“As one set aside in a special way for the service of the altar, the acolyte should learn all matters concerning public divine worship and strive to grasp their inner spiritual meaning: in that way he will be able each day to offer himself entirely to God, be an example to all by his gravity and reverence in church, and have a sincere love for the Mystical Body of Christ, the people of God, especially for the weak and the sick.” (Apostolic Letter, Institution of Readers and Acolytes, Pope Paul VI, 6).
I have walked the journey alongside him,we are in this together, yet ultimately the journey is his.
I have been his support, I have witnessed his growth. I alongside of many other wives and family members have given up much to encourage our husbands on this path.
We could say that this journey began four, almost five years ago when our pastor asked him to consider Formation to the Permanent Diaconate. With our oldest off to college and our youngest well on his way we were looking forward to new adventures to be had and much open time to spend together. We did not anticipate this door opening, and it was with apprehension that we walked through. What were we getting in to? What did this all mean? How much time was it going to take?
After a year of Inquiry, a year of Aspirancy, and two additional years of Formation, he is now an Acolyte. Not yet ordained to the Permanent Diaconate, an Acolyte, according to Canon 230 §1 is: a Lay man whose age and talents meet the requirements prescribed by decree of the bishops’ conference; given the stable ministry of lector and of acolyte, through the prescribed liturgical rite; a ministry to which a person is specially appointed by the Church to assist the deacon and to minister to the priest. His duty is to attend to the service of the altar and to assist as needed in the celebration of the Mass. He may also distribute Holy Communion as an auxiliary minister at the Eucharistic liturgy and to the sick. An acolyte may be entrusted with publicly exposing the Blessed Sacrament for adoration but not with giving benediction. He may also, to the extent needed, take care of instructing other faithful who by appointment assist the priest or deacon by carrying the missal, cross, candles, and similar functions.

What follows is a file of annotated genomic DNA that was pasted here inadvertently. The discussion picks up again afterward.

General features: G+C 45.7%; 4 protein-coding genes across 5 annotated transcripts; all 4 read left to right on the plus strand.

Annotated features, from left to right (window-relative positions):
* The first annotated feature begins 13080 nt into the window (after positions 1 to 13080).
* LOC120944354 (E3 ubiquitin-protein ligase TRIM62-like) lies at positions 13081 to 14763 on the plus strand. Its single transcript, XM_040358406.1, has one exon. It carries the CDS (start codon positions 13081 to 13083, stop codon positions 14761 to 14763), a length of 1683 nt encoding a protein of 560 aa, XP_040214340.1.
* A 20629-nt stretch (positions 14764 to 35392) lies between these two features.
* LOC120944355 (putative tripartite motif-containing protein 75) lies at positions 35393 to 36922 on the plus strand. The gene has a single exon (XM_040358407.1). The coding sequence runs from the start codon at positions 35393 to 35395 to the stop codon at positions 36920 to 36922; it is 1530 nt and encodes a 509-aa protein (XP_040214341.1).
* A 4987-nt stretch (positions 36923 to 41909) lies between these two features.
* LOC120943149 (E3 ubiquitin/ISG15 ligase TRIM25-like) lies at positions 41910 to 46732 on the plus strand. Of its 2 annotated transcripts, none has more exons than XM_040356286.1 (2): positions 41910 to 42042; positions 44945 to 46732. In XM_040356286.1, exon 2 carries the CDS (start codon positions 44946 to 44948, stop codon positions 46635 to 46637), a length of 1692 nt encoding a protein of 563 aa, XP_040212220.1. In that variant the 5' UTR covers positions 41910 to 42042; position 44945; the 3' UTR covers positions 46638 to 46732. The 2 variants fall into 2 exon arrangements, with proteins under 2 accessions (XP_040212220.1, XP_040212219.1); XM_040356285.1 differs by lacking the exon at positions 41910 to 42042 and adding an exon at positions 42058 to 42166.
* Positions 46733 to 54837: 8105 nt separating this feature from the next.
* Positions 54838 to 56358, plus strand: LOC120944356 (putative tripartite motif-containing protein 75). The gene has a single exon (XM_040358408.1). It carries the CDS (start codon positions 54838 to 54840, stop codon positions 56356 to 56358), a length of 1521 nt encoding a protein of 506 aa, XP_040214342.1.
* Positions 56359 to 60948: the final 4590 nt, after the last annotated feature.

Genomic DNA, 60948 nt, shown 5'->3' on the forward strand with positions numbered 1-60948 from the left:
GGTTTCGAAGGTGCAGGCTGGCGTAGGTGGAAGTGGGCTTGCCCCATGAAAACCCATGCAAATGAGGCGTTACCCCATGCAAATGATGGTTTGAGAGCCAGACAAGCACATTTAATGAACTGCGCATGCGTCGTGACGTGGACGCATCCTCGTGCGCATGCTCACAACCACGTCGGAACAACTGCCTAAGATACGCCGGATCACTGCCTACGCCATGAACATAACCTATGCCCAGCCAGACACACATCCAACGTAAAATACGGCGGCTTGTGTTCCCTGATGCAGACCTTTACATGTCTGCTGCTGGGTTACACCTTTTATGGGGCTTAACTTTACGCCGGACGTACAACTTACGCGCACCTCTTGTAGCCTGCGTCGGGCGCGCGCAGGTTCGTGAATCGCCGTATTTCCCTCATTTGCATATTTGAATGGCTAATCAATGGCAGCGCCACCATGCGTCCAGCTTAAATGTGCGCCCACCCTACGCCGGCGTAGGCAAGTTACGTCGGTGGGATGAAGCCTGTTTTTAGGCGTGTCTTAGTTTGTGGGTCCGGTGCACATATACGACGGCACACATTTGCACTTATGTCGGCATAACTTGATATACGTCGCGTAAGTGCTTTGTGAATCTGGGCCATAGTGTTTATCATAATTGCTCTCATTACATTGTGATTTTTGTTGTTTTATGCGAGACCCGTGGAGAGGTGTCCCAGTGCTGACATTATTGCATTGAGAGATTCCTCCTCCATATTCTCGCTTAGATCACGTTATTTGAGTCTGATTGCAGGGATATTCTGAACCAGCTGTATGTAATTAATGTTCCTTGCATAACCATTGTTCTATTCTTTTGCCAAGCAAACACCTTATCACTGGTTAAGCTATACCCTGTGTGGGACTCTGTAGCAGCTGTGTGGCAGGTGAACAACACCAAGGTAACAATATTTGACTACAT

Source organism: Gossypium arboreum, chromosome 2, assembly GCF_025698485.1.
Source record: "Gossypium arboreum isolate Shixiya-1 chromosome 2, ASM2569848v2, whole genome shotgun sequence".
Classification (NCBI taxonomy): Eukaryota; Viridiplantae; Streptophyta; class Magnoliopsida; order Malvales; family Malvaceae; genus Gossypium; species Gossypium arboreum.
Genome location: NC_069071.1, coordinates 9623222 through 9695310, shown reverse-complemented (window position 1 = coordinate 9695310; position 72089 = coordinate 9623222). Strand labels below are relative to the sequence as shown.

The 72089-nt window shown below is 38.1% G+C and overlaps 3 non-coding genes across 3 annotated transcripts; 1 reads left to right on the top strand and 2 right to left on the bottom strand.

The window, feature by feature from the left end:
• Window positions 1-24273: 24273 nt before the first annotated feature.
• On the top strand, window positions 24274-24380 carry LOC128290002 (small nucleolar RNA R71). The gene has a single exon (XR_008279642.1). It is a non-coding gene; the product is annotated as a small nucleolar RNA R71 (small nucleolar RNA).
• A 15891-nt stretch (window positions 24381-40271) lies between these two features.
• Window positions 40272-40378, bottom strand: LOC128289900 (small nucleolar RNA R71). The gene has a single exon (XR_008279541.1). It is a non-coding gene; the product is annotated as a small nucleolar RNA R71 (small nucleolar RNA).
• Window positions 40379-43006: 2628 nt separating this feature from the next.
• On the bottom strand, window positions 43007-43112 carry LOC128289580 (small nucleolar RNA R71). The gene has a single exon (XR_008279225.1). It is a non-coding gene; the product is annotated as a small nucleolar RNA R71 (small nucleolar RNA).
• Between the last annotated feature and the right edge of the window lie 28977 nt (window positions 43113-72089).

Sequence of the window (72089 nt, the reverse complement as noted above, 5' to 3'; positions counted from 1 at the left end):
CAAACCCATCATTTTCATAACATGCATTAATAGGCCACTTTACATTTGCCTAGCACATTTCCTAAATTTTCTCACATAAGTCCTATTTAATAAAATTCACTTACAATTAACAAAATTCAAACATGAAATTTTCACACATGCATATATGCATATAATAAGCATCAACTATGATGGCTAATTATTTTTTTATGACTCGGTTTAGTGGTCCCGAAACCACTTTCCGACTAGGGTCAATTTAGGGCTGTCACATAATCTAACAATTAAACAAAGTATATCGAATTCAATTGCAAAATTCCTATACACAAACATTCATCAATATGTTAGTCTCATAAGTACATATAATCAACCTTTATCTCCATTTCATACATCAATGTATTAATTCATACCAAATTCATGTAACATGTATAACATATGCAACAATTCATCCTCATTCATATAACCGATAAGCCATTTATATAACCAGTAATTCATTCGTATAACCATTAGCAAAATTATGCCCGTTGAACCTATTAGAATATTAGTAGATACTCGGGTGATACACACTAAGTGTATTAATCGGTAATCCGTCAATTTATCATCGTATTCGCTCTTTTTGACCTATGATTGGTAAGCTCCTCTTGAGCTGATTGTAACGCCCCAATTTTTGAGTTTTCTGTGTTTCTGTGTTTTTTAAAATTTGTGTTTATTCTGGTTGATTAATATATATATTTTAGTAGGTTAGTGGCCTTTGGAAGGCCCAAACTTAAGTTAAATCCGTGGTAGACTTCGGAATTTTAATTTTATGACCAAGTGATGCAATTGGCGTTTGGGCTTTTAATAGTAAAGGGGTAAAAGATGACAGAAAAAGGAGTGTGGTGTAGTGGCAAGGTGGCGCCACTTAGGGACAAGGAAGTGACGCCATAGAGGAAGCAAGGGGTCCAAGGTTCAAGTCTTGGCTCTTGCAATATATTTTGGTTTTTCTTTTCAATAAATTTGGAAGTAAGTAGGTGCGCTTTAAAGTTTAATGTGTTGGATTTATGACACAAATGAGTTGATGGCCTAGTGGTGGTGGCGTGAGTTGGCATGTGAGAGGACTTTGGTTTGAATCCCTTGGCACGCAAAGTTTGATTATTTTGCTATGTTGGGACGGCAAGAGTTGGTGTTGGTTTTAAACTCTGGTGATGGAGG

We look back and we know this journey did not begin when he entered Formation, rather it began at his Baptism, and continued through his growing up years–Catholic school, Altar Serving, continual reception of the sacraments–all of which formed a strong foundation for him to continue to grow. Together in marriage we became One, and life events have led us both towards a deeper faith.
Our time together is different than we imagined it would be just a few years ago. He spends many hours reading, studying, going to class, writing papers, and serving. But while it is different, it feels right. Our time is limited, but our focus has changed.
What may look like a celebration of completion is, in fact, a new beginning, one more step towards a deeper whole. If God wills it and he is ordained in two years, that too will be another beginning towards a continued lifetime of service, one in which he is already well grounded.
We have no clear view of where his path, and ours together, will go, but walking together, we will enjoy all that comes, and the time that we are given.